I went back in and started over. I was not about to pull that cord a second time, but there was no light on in the loo again and I still could not find out how to switch one on. So I yelled for help pronto. The BW lass came out of the meeting and explained that the toilet lights were actually automatic and would come on as one entered the room. ‘Just go in and the light will come on’ she explained. ‘Show me’ I suggested. She opened the door wide, went in and was as much in the dark as I was. She thought maybe you had to go right up to the loo pan. She did, and was still in the dark. It turns out that you have to open the door, fumble your way (in the dark) to the loo hoping that the door stays open enough to let a little light in and then put your arms in the air and wave them about as if you are at a rock concert or some such. Then, let there be light! If you are in a wheelchair, well your guess is as good as mine.
Now after half an hour, the shower I came for. I knew to press the button on the box outside the shower room which was signed WET PAINT because Graham had told me so. There was nothing else to say that that was what one did that I could see. Nothing that I saw to indicate that the box or button were anything to do with the shower come to that. The was an instruction sheet on the wall above the box, but it was in small print that I’d have needed my reading glasses to read, and I tend not to take them when all I need is a shower. Anyhow, it turned out they were out of date and referred to the now defunct payment cards and a price rise. I pressed the button, went in, got naked, stood under the shower, switched on the hot water and....nothing whatsoever happened. I pulled a towel about my person, grateful that I had a large towel with me, went back to the foyer and pressed the button again with more positivity. I returned to the shower, got naked, stood under the faucet, switched on the tap and you know the rest. Up until that point it had seemed quite funny. But now I was upset. I pulled on trousers and tee shirt and went outside to see if our organiser or anyone else could help. I was far too embarrassed to ask the BW people. Our organiser was elsewhere and no-one else had a clue. So, nothing else for it but to disturb BW again. The poor chaps must have been losing patience with me by now. They came and showed me how to press the button, proceed to the shower, turn on the water, and you know the rest.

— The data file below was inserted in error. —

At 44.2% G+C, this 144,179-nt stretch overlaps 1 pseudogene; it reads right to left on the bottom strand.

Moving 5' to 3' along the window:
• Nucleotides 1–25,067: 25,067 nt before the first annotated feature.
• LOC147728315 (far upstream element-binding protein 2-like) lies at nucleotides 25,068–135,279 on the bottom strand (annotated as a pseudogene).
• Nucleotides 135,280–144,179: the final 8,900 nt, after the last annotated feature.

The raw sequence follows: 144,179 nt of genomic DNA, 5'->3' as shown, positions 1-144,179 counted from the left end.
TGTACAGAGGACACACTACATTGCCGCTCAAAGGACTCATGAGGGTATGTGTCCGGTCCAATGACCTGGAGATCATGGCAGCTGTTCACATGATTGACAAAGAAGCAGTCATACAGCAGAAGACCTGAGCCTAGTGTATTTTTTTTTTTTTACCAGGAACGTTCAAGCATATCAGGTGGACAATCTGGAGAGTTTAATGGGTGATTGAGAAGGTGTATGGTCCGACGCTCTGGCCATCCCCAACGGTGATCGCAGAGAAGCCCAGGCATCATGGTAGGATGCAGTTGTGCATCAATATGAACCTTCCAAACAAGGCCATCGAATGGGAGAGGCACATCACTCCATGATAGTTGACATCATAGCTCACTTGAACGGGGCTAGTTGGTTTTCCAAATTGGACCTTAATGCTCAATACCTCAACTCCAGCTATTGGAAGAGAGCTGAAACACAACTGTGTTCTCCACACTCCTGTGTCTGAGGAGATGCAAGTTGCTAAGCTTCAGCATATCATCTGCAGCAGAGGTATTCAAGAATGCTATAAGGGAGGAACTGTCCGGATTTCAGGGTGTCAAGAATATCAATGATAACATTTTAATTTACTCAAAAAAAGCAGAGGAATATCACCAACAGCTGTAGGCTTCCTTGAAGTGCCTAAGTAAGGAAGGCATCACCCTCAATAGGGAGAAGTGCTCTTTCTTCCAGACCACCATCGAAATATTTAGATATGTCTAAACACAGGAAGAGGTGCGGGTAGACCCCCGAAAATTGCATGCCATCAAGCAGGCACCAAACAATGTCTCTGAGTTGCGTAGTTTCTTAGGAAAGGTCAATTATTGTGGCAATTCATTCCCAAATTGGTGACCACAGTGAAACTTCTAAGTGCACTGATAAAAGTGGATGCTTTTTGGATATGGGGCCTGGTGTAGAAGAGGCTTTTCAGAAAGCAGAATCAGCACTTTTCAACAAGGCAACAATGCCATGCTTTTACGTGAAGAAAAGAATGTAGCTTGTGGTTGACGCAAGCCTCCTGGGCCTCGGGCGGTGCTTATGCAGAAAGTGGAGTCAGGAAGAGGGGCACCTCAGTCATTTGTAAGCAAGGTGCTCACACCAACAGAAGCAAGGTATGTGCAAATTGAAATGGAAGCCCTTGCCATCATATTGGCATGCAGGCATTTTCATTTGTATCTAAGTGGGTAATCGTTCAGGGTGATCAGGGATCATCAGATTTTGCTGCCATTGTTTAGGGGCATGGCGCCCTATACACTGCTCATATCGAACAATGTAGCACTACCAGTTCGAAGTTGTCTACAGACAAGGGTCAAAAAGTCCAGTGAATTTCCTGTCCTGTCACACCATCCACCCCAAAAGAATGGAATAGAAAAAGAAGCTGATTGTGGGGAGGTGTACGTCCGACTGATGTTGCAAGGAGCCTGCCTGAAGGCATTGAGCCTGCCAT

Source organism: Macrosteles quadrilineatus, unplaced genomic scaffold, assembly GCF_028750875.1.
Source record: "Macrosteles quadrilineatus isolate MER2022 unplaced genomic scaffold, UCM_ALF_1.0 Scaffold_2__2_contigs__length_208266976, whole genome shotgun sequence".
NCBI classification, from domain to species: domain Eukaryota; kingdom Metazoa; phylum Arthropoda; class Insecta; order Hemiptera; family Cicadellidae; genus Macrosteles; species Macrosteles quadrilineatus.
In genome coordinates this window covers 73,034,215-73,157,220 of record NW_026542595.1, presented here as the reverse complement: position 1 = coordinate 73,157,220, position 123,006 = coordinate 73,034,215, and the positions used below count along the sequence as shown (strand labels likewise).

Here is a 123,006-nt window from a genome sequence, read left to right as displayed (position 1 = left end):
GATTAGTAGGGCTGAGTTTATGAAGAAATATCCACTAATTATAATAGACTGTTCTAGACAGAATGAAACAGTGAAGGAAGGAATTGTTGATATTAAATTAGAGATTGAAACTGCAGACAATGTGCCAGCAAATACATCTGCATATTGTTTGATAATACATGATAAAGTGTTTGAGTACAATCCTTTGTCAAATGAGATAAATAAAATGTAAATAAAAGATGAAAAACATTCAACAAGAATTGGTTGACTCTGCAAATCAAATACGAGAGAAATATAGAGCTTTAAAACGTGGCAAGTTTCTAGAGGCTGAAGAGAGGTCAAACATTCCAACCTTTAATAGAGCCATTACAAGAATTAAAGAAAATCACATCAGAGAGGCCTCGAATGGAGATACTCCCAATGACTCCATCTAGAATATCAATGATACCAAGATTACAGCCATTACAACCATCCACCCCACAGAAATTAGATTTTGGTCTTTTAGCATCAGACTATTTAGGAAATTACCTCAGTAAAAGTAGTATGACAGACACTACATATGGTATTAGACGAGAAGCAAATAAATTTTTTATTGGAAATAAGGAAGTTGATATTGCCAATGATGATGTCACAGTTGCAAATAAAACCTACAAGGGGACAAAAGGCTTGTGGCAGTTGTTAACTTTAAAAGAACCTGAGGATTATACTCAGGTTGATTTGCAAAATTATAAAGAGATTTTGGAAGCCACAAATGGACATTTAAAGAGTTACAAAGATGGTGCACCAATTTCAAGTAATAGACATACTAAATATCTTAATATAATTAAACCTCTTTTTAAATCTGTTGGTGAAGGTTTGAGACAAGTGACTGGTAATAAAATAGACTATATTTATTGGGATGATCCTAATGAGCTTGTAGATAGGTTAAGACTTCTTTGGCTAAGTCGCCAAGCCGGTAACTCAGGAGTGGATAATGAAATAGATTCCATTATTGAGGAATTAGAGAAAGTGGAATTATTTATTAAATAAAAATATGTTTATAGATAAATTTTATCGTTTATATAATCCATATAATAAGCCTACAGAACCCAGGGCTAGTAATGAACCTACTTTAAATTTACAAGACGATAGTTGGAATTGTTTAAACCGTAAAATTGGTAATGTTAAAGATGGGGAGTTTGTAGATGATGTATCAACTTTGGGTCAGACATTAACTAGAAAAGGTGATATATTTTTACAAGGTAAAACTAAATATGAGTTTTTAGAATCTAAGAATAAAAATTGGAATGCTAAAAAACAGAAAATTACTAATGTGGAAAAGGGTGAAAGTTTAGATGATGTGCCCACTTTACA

Then someone’s penny dropped. ‘Oh, there was trouble with one of the outside taps yesterday. Perhaps the water has been turned off!’ Out came a phone. Someone had indeed turned off a tap but had not thought to install an out of order sign. A man had obviously been sent for as it was suggested that I could finally take my shower if I waited for about fifteen minutes as someone could then restore the water.
Well, you remember those words that Graham and I had had about leaving at 09.30; well that was an hour or so ago. So I politely declined the offer of a shower, grabbed my rubber duck, thanked everyone who had tried to help and walked back to the boat with tears of frustration and embarrassment welling up in my eyes, and no knickers on.
How many BW staff, about 5
How long, about an hour
And all I got was a wee and a cuddle from a kind stranger who was about to embark on her first canal boat trip to celebrate her birthday. She had seen how upset, embarrassed and frustrated I was by the whole affair.
Back to Jannock for a lukecold shower in a cramped bathroom. Oh, and I broke a nail!